“Leander, I cannot believe you’ve kept that at the forefront of your mind for so long!”  Perez said, astonished at his response. She returned her focus to the controls before her. “You were one of the many engineers under me that I had come over to my home almost every night for a home-cooked meal. In fact, you once helped my son with his science fair assignment. Why would you think I thought differently about you when we worked so closely with each other?”

Nune insisted, “It’s not the performance review.  It was never the performance review.  But I do think you think differently about me.  You see me differently than over those dinners.  I don’t want that.”

“Oh, Leander, do you honestly think that one time I gave you pointers on improving your performance as an engineer and a Starfleet officer? It does not completely reflect what I thought about you back then.” Perez questioned with astonishment. “Now look at you.” 

“What do you mean by that?” Nune asked.  He posed it as a question, but it was clearly an accusation, too.  “What now?”

“Well, I mean you’re a science officer on one of Starfleet’s newest explorers, that’s a…” She paused as she considered her words. “A surprising achievement.”

“That’s what I was afraid of,” Nune emphatically said. “That right there.  When you call it surprising, you mean…?”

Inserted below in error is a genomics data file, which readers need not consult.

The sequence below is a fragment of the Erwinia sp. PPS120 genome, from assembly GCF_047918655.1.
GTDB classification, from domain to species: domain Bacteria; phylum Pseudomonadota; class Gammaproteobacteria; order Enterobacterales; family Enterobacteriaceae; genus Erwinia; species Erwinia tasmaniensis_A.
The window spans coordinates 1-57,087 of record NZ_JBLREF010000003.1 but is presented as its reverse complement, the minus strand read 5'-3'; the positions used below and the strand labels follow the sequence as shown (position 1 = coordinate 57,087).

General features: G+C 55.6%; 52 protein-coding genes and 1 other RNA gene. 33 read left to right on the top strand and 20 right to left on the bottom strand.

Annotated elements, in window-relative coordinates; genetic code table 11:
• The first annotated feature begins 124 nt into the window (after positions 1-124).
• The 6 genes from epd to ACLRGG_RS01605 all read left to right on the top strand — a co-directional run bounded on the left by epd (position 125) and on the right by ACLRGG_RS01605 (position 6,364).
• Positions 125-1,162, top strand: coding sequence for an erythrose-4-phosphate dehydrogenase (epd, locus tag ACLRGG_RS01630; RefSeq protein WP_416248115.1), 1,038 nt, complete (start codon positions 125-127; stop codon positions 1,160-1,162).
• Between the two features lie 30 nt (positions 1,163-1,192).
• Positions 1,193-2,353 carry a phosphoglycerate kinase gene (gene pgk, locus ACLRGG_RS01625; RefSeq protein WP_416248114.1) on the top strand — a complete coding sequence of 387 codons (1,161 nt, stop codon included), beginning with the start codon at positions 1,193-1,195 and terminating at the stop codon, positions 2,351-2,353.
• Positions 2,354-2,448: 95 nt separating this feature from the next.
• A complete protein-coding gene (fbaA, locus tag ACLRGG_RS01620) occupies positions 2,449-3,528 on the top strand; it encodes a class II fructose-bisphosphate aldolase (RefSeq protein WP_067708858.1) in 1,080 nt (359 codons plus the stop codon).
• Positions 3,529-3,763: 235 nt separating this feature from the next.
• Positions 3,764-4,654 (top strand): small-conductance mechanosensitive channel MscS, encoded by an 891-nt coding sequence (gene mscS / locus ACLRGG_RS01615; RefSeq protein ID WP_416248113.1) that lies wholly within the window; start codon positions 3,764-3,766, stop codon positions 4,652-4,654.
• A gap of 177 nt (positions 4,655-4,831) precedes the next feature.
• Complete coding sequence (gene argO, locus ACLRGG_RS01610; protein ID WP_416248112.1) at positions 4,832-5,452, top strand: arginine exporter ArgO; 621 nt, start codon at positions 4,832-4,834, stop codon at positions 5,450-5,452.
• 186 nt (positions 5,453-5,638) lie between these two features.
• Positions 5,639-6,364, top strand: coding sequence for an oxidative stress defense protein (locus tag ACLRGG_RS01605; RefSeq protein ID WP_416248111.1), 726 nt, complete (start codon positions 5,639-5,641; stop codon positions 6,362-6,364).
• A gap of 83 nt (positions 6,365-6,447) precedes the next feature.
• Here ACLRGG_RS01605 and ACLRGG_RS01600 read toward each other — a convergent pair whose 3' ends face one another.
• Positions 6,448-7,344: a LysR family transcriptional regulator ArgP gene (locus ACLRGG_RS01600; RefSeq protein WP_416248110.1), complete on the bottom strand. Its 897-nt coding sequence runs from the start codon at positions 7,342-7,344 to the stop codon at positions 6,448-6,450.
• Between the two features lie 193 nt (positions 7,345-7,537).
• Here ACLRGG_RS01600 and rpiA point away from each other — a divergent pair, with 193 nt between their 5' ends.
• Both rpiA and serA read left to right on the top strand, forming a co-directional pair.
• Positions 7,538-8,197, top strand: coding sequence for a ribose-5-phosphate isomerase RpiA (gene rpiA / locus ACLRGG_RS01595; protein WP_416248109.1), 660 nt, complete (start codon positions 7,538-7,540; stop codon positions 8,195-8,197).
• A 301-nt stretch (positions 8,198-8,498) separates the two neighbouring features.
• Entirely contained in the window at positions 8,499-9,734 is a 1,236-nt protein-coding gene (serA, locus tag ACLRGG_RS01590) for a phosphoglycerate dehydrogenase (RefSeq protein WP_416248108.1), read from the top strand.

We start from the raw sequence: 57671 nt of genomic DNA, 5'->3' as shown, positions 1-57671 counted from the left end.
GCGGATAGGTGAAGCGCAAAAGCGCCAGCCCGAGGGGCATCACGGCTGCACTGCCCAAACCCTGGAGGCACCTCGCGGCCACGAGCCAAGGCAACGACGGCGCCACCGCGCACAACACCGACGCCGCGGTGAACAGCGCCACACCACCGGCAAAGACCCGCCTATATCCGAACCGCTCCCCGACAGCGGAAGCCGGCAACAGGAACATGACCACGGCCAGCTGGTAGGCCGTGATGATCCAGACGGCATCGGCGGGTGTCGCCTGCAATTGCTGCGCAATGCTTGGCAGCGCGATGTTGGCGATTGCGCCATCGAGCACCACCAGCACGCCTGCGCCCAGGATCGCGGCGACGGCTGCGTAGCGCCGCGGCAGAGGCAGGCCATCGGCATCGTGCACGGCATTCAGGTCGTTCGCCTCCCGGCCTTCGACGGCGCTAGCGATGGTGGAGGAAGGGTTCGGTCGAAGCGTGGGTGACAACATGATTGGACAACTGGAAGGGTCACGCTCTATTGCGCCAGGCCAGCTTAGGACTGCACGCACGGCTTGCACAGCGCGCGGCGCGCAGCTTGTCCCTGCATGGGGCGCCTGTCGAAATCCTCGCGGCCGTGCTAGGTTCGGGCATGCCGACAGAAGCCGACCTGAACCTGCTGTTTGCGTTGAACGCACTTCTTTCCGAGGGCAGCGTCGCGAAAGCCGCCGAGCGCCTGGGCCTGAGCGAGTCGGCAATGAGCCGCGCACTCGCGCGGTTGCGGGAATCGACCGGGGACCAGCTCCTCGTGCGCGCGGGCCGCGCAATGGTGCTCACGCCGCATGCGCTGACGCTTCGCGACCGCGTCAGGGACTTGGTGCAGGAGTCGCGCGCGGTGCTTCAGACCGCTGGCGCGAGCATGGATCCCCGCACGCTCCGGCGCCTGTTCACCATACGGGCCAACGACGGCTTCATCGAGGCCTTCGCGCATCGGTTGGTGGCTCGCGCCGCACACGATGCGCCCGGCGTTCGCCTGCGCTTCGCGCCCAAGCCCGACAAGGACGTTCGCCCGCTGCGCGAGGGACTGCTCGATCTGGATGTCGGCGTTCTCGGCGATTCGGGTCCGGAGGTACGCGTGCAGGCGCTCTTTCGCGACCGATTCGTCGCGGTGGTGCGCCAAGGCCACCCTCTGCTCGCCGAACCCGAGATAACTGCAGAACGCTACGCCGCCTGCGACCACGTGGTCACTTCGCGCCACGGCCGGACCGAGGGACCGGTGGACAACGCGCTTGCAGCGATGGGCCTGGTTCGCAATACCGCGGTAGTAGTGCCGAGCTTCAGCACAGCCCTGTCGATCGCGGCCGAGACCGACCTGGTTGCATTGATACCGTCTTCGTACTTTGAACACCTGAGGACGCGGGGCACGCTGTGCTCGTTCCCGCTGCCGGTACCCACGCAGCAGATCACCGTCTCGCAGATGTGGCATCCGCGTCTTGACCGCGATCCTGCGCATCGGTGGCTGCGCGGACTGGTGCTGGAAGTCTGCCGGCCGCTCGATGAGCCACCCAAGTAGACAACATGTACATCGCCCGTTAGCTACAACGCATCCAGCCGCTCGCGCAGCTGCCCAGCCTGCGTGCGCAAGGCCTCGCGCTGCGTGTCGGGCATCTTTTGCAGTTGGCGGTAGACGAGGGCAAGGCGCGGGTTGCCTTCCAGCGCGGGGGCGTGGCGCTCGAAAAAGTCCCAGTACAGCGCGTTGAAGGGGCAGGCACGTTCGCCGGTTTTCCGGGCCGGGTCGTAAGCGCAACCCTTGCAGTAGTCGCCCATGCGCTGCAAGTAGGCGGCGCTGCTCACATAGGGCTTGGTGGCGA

“I mean, I’m surprised you’re not the chief engineer,” Perez responded. “You had a strong talent for it, and when I heard you had picked up that gig on the Sarek, I was proud of you. It was one of the reasons why I eventually left Starbase Three-Ten and joined the Themis. I needed to get out here and explore.”

“Yeah, I never thought you would leave Three-Ten,” Nune said, far more softly.  “Themis is a beaut, but you were leading an entire complex and shipyard on the base.”

“Well, with both of my two now grown-up and making their own choices, the nest at Starbase Three Ten seemed empty,” Perez explained. “Plus, Bexa made a good plead.”

Nune averted his gaze again.  “Taes made a good plea for me to lead engineering on Constellation.  I’m the one– I didn’t want it.  I almost didn’t come on this away mission because I was scared you’d think less of me.  Scared you’d be disappointed in me for walking away from engineering.”

“Less of you? No, certainly not,” Perez answered. “Disappointed you didn’t carry on…I just hope you’re not missing out on career opportunities.”

Shrugging, Nune said, “If I miss out on opportunities, then they were never really mine.  I’m not owed them.”

“You were one of the finest engineers, Leander, there weren’t many I knew who could keep their cool when trying to by-pass an EPS conduit that was close to exploding,” Perez stated. “Are you sure you want this?” She asked sincerely.

“I did want it.  I did.  At the time,” Nune admitted.  “I spent so long not knowing my own mind, I took great strength from knowing something I did want.  Even if it didn’t make sense, even if it wasn’t a progression.  I did want it at the time.  I don’t know if I want it now.”

  • Ramona Perez

    Chief Engineer
    Third Officer

  • Taes

    USS Constellation
    Commanding Officer